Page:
NOAO >   Observing Info >   Approved Programs >   2014B-0267

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Proposal Information for 2014B-0267


PI: Antonino Cucchiara, NASA -Goddard Space Flight Center, antonino.cucchiara@nasa.gov
Address: NASA-GSFC, Bldg34 - S289, 8800 Greenbelt rd., Greenbelt, 20771 MD, USA

CoI: Derek Fox, Penn State University
CoI: Edo Berger, Harvard-Smithsonian Center for Astrophysics
CoI: Ryan Chornock, Harvard-Smithsonian Center for Astrophysics
CoI: Wen-Fai Fong, Harvard-Smithsonian Center for Astrophysics
CoI: Bethany Cobb, George Washington University
CoI: Brad Cenko, Goddard Space Flight Center
CoI: Daniel Perley, Caltech Astronomy
CoI: Joshua Bloom, UC Berkeley (Astronomy)
CoI: Jason Xavier Prochaska, UC Santa Cruz
CoI: Adam Morgan, UC Berkeley (Astronomy)
CoI: Andrew Levan, University of Warwick
CoI: Nial Tanvir, University of Leicester
CoI: Andrew Fruchter, Space Telescope Science Institute
CoI: Sebastian Lopez, Universidad de Chile
CoI: Klaas Wiersema, University of Leicester
CoI: Kathy Roth, Gemini Observatory

Title: Exploring Exotic Stellar Deaths with Standard TOO GRB Follow-Up Observations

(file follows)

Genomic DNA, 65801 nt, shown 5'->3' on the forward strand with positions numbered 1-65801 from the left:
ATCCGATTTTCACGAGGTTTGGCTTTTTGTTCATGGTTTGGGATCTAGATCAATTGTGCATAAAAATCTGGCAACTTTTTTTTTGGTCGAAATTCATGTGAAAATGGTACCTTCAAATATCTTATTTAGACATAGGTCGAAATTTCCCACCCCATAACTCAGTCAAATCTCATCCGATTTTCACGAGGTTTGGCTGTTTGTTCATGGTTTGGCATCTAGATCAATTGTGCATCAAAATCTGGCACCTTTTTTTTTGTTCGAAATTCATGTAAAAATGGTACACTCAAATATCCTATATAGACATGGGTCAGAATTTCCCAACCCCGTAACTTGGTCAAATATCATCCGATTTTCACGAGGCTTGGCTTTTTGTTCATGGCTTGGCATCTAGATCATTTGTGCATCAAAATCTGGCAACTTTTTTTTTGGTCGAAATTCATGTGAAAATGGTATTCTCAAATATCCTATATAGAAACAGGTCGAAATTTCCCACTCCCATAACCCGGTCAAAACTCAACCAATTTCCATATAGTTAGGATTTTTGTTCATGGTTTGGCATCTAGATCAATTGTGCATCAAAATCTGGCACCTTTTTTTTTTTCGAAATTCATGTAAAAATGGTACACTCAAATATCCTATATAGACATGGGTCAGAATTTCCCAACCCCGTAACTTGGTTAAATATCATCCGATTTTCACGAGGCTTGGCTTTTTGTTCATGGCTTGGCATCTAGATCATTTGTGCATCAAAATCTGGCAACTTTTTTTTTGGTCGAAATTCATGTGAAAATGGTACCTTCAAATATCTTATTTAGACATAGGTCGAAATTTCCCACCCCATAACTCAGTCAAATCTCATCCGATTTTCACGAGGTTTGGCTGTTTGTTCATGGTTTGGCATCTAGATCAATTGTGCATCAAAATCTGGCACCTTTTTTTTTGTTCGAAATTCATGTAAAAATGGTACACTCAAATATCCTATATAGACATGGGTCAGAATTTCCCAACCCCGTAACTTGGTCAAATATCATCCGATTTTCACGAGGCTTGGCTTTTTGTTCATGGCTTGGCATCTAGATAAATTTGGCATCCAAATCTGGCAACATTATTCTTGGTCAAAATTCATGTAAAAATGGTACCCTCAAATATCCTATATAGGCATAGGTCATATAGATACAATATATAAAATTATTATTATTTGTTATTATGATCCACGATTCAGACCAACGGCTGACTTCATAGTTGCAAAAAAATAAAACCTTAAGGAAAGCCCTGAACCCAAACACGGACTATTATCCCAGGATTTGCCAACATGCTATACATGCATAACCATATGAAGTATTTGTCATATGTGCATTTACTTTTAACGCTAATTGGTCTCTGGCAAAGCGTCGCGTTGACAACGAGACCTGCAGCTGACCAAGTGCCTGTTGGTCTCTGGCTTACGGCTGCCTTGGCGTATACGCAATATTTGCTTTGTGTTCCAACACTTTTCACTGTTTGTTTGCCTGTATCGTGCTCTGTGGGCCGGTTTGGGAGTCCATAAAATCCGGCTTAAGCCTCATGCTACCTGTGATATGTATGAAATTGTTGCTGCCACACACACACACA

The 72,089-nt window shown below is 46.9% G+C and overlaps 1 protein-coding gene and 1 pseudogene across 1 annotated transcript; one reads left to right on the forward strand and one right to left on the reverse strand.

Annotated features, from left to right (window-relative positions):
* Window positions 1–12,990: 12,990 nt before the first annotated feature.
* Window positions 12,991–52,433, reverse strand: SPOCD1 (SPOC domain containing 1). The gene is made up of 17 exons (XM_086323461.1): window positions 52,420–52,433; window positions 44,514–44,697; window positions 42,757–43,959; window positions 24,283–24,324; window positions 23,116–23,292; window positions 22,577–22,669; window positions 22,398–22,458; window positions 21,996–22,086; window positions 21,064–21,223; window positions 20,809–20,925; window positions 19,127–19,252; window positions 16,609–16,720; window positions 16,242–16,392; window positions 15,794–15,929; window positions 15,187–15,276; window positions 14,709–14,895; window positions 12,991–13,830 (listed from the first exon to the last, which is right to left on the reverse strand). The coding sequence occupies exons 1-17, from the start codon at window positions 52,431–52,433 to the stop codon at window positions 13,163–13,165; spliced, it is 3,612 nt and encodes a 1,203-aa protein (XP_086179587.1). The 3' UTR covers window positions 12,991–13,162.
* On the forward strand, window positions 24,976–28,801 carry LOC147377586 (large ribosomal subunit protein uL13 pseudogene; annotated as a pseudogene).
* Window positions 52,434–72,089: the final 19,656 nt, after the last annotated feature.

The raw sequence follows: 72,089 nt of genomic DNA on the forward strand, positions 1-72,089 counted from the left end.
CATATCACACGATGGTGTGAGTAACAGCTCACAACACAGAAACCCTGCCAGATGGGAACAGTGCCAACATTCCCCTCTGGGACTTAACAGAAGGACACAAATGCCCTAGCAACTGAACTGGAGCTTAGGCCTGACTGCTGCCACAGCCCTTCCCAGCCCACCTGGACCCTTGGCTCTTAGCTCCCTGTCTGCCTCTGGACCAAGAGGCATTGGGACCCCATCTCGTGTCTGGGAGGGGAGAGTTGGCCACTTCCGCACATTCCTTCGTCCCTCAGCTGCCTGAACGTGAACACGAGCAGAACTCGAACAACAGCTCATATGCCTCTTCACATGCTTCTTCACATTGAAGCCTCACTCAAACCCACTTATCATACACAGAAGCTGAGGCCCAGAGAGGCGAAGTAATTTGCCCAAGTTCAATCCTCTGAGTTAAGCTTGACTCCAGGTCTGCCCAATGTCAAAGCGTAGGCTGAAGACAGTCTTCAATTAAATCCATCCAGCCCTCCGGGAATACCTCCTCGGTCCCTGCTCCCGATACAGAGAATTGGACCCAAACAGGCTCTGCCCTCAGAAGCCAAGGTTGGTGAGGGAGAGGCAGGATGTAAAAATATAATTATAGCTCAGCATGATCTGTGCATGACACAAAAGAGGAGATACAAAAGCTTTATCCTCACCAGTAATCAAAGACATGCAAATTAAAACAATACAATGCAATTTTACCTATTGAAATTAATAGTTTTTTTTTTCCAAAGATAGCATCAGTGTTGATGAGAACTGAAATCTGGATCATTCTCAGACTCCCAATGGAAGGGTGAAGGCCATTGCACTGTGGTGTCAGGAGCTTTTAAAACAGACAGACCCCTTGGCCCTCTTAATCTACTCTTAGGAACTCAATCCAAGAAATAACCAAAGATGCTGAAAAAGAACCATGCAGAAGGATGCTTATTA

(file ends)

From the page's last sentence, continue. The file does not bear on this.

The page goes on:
Abstract: The study of gamma-ray burst (GRB) afterglows, host galaxies, and associated supernovae (SNe) sheds light on a wide range of open questions in astrophysics, ranging from the deaths of massive stars to cosmic chemical enrichment and the reionization epoch, and soon, the electromagnetic (EM) counterparts of gravitational wave (GW) sources. Over the past decade, Gemini has played a leading role in all aspects of GRB science through its combination of rapid-response spectroscopy and imaging coupled with deep late-time host galaxy, afterglow, and GRB-SN follow-up. Here, we propose to step forward in our long-standing program of ToO observations, with this proposal focusing on "Standard ToO" science, enabled by observations at t >1 day. In conjunction with an array of multi-wavelength EM facilities, we focus on three key science topics: (1) Aggressive imaging and spectroscopic campaigns to discover and characterize the associated supernovae of the lowest-redshift (z < 0.5) GRBs; (2) Characterizing host galaxy environments and gathering extended light curves for short GRBs, as candidate compact binary merger events, for connection with forthcoming GW facilities; and (3) Gathering extended light curves of exceptionally energetic bursts detected by the Fermi-LAT instrument, to measure the degree of collimation and total energy release of these events. We also submitted a long-term proposal which will supersede this single-semester request in case of approval.


National Optical Astronomy Observatory, 950 North Cherry Avenue, P.O. Box 26732, Tucson, Arizona 85726, Phone: (520) 318-8000, Fax: (520) 318-8360



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